Categories: Education, Sports

AP - Illinois Public Media News - May 30, 2011

Bill to Overturn Changes to Health Contracts Heads to Ill. Governor

State legislators are trying to assert their authority on the approval of public employee health insurance contracts.

They passed a measure Monday in the Illinois House of Representatives by a vote of 98-15 to give themselves the ability to approve or deny new contracts.

However, it may be too late to stave off changes that are forcing one hundred thousand public employees to switch health care coverage.

The changes come in direct response to the recent ethics commission ruling that the state was right to drop the HMOs provided by Urbana-based Health Alliance and Humana.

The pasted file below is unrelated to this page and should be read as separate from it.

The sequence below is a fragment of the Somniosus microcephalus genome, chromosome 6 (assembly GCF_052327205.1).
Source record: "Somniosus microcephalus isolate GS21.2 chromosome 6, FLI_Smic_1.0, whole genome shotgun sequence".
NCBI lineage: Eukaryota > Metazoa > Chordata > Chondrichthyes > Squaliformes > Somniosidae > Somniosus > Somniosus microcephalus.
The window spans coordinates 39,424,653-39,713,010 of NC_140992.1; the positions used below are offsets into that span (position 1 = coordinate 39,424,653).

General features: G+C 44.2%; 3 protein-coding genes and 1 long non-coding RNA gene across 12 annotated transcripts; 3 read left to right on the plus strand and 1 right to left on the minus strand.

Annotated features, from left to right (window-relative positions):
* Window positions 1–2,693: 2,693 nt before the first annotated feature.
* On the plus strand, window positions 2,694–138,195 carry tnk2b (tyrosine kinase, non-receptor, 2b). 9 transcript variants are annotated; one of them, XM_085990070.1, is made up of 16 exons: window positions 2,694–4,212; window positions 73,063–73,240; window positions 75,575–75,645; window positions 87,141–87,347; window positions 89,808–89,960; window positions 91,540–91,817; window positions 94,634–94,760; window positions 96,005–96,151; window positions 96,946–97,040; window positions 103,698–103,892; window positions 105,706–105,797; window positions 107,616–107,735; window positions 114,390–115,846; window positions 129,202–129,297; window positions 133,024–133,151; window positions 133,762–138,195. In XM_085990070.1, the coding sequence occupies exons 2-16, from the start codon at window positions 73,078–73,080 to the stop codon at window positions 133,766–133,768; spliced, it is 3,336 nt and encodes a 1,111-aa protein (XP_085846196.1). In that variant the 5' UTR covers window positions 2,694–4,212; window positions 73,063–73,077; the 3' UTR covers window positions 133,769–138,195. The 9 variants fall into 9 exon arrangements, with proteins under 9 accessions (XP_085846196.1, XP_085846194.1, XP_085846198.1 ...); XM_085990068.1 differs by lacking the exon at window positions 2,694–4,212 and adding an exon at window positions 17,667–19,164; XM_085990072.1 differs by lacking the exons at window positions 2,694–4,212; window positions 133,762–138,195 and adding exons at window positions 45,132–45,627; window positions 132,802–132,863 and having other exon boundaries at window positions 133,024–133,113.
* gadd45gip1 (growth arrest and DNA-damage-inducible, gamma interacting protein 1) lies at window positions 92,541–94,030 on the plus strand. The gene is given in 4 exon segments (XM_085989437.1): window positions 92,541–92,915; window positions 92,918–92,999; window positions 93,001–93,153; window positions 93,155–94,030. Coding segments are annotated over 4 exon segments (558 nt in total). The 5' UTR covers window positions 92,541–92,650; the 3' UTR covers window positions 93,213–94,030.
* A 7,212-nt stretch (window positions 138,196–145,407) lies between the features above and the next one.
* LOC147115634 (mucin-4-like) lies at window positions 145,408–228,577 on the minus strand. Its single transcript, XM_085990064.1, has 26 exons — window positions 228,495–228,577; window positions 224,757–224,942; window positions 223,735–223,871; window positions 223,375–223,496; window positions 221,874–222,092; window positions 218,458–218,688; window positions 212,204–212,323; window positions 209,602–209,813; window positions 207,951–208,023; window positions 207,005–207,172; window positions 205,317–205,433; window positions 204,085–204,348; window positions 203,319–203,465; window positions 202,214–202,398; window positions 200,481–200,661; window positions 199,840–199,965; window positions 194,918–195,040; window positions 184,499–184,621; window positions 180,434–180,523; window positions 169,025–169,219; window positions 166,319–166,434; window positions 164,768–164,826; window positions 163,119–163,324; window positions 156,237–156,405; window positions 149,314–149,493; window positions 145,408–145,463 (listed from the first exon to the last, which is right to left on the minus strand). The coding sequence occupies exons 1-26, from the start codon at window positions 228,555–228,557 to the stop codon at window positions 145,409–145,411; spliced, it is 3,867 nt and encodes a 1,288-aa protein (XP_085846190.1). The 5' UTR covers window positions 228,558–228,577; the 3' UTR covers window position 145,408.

Legislators were outraged and said the contract award process was inherently flawed. The administration maintains it followed the rules set forth by legislators themselves. State Representative David Leitch (R-Peoria) said lawmakers should be able to overturn decisions.

"What kind of idiots would come up with a process that would permit this to happen," Leitch said.

But not everyone wants to scrap the recent bidding process and put the decisions in the hands of a new seven member panel. House Democrat Barbara Flynn Currie of Chicago voted against the measure. She said legislators need to think twice before bypassing a law aimed at taking politics out of the group employee health insurance program.